Guzmán, J.L. et al. (2020)

Guzmán, J.L., Viñuela, J., Carranza, J., Torres Porras, J. y Arroyo, B. (2020) Red-legged partridge Alectoris rufa productivity in relation to weather, land use, and releases of farm-reared birds. European Journal of Wildlife Research 66:87 (2020).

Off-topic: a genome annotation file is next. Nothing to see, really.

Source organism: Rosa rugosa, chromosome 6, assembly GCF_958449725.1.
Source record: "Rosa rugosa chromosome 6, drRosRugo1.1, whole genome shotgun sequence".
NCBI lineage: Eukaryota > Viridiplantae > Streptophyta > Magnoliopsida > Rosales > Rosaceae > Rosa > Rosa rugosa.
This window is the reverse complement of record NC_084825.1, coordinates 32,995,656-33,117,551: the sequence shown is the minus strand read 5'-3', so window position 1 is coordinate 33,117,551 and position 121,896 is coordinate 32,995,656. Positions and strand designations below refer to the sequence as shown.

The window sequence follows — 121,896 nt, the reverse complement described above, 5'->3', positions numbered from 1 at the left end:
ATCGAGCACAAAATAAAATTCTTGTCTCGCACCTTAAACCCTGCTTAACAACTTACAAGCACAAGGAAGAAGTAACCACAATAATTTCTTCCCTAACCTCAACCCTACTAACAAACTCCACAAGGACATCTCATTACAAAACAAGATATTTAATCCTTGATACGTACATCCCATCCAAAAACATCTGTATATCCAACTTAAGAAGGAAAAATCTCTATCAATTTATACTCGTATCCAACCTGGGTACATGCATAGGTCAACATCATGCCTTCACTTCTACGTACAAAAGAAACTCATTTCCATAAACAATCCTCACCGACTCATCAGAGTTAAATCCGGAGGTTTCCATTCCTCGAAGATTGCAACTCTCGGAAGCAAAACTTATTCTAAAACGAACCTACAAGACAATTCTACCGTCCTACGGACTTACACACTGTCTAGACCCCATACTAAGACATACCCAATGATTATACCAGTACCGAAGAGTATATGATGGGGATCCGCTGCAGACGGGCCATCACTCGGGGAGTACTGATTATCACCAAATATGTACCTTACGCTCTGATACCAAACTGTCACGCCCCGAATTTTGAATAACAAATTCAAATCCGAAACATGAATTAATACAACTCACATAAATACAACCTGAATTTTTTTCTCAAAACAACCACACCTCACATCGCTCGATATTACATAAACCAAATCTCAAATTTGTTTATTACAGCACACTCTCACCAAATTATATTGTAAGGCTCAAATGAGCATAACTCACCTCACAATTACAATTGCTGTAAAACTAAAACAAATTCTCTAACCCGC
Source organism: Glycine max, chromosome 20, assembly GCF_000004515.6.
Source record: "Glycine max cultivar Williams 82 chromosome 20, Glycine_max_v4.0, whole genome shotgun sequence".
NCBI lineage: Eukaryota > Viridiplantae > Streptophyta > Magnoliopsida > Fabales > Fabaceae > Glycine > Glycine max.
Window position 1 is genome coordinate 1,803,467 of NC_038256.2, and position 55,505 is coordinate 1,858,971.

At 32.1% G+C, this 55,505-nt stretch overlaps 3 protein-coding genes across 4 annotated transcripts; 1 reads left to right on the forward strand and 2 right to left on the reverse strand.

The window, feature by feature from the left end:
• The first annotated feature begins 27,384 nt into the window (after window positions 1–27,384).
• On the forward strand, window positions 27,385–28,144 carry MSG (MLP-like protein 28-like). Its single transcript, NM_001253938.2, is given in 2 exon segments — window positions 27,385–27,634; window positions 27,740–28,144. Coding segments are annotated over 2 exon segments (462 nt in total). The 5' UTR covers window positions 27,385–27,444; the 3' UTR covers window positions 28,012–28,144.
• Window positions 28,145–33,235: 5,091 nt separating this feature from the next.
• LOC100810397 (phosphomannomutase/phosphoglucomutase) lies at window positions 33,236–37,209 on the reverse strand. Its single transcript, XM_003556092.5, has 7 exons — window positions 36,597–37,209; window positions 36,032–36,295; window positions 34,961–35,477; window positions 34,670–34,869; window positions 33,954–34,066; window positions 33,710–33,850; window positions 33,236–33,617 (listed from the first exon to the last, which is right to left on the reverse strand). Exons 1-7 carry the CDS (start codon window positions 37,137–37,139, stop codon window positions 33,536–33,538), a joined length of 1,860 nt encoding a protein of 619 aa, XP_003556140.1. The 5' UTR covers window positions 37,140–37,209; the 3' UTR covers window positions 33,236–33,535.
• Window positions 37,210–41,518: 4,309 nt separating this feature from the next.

Productivity (offspring production) is a key demographic parameter influencing population dynamics, particularly in r-strategy species, and thus critical for implementing well-based management of populations. Accordingly, the study of factors influencing productivity is useful to develop management strategies in species of conservation concern or subject to exploitation. We studied productivity (covey size and young/adult ratio) of red-legged partridges (Alectoris rufa) in Spain through a large-scale sampling in Andalucia and Castilla-La Mancha, two large areas in central-southern Spain, the core of the distribution of the species. We evaluated potential environmental factors related with productivity that have been considered important in previous local studies (weather, land use, and intensity of releases of farm-reared partridges), using a dataset of 15,357 observations of partridges over three breeding seasons (2010, 2011, and 2012). Average productivity at the end of July was 3 young/adult, indicating 50% chick mortality between hatching and fledging and high breeding failure. We found marked effects of weather, year, and land use on partridge productivity, confirming some previous results at local scale and supporting widespread and simultaneous effects of these factors. We also detected a large-scale negative relationship with farm-bred partridge release intensities, with lower young/ adult ratios in areas with high release intensity. This suggests that partridge releases may be contributing to the decline of wild populations. Our results support that correcting the effects of agricultural intensification is the main key to the long-term conservation of the species and suggest that, in dry spring years (leading to low average productivity), many populations could be exposed to overhunting. These results stress the importance of both small- and large-scale adjustments of hunting pressure to partridge productivity, in order to preserve wild populations. Poor hunting bags in “bad” years, along with the increasing demand in the hunting market, may have stimulated the widespread use of releases, further reducing productivity and leading to the current compromised conservation status of wild populations. We discuss some potential solutions to this conflicting situation from the socioeconomic and environmental points of view

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